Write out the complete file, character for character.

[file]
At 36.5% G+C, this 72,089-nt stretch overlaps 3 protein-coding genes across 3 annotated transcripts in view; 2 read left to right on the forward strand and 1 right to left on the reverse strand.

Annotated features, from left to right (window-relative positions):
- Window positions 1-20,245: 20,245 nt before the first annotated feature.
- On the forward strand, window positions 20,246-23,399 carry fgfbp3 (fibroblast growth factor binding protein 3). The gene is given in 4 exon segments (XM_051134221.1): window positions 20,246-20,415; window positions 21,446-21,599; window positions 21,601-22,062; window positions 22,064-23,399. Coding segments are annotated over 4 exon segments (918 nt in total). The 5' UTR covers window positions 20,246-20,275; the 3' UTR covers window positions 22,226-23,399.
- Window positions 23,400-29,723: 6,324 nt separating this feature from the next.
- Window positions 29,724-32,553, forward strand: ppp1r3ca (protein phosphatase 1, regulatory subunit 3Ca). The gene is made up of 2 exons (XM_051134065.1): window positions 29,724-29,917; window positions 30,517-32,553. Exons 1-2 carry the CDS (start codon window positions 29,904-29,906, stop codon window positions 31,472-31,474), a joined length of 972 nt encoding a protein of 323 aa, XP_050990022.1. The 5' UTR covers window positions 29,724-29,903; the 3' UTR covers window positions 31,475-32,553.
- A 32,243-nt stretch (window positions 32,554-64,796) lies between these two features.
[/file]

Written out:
At 36.5% G+C, this 72,089-nt stretch overlaps 3 protein-coding genes across 3 annotated transcripts in view; 2 read left to right on the forward strand and 1 right to left on the reverse strand.

Annotated features, from left to right (window-relative positions):
- Window positions 1-20,245: 20,245 nt before the first annotated feature.
- On the forward strand, window positions 20,246-23,399 carry fgfbp3 (fibroblast growth factor binding protein 3). The gene is given in 4 exon segments (XM_051134221.1): window positions 20,246-20,415; window positions 21,446-21,599; window positions 21,601-22,062; window positions 22,064-23,399. Coding segments are annotated over 4 exon segments (918 nt in total). The 5' UTR covers window positions 20,246-20,275; the 3' UTR covers window positions 22,226-23,399.
- Window positions 23,400-29,723: 6,324 nt separating this feature from the next.
- Window positions 29,724-32,553, forward strand: ppp1r3ca (protein phosphatase 1, regulatory subunit 3Ca). The gene is made up of 2 exons (XM_051134065.1): window positions 29,724-29,917; window positions 30,517-32,553. Exons 1-2 carry the CDS (start codon window positions 29,904-29,906, stop codon window positions 31,472-31,474), a joined length of 972 nt encoding a protein of 323 aa, XP_050990022.1. The 5' UTR covers window positions 29,724-29,903; the 3' UTR covers window positions 31,475-32,553.
- A 32,243-nt stretch (window positions 32,554-64,796) lies between these two features.